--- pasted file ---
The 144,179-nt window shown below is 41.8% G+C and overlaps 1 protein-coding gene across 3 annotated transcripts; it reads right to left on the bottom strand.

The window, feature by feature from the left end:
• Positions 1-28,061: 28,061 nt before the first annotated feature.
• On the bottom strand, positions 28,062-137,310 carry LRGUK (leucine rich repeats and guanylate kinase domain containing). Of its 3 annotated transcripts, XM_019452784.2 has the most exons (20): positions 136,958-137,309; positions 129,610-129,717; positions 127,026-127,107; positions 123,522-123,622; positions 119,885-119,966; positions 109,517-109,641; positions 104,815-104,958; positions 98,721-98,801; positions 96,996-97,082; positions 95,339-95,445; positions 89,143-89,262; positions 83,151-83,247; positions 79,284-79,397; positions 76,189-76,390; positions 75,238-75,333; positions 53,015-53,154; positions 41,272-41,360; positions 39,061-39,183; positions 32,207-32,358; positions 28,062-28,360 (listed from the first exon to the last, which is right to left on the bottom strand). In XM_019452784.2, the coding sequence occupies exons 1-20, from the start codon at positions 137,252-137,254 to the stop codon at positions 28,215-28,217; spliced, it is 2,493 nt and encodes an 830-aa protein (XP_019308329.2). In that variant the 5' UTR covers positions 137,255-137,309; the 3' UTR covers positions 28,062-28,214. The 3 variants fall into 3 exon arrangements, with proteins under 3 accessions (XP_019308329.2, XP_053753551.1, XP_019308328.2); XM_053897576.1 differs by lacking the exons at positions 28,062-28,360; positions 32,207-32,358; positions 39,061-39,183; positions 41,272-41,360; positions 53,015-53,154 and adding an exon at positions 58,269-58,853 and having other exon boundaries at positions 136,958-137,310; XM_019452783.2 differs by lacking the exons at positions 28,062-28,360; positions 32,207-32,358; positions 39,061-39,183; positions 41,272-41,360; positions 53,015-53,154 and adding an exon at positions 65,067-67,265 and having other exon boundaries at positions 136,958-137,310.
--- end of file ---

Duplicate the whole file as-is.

The 144,179-nt window shown below is 41.8% G+C and overlaps 1 protein-coding gene across 3 annotated transcripts; it reads right to left on the bottom strand.

The window, feature by feature from the left end:
• Positions 1-28,061: 28,061 nt before the first annotated feature.
• On the bottom strand, positions 28,062-137,310 carry LRGUK (leucine rich repeats and guanylate kinase domain containing). Of its 3 annotated transcripts, XM_019452784.2 has the most exons (20): positions 136,958-137,309; positions 129,610-129,717; positions 127,026-127,107; positions 123,522-123,622; positions 119,885-119,966; positions 109,517-109,641; positions 104,815-104,958; positions 98,721-98,801; positions 96,996-97,082; positions 95,339-95,445; positions 89,143-89,262; positions 83,151-83,247; positions 79,284-79,397; positions 76,189-76,390; positions 75,238-75,333; positions 53,015-53,154; positions 41,272-41,360; positions 39,061-39,183; positions 32,207-32,358; positions 28,062-28,360 (listed from the first exon to the last, which is right to left on the bottom strand). In XM_019452784.2, the coding sequence occupies exons 1-20, from the start codon at positions 137,252-137,254 to the stop codon at positions 28,215-28,217; spliced, it is 2,493 nt and encodes an 830-aa protein (XP_019308329.2). In that variant the 5' UTR covers positions 137,255-137,309; the 3' UTR covers positions 28,062-28,214. The 3 variants fall into 3 exon arrangements, with proteins under 3 accessions (XP_019308329.2, XP_053753551.1, XP_019308328.2); XM_053897576.1 differs by lacking the exons at positions 28,062-28,360; positions 32,207-32,358; positions 39,061-39,183; positions 41,272-41,360; positions 53,015-53,154 and adding an exon at positions 58,269-58,853 and having other exon boundaries at positions 136,958-137,310; XM_019452783.2 differs by lacking the exons at positions 28,062-28,360; positions 32,207-32,358; positions 39,061-39,183; positions 41,272-41,360; positions 53,015-53,154 and adding an exon at positions 65,067-67,265 and having other exon boundaries at positions 136,958-137,310.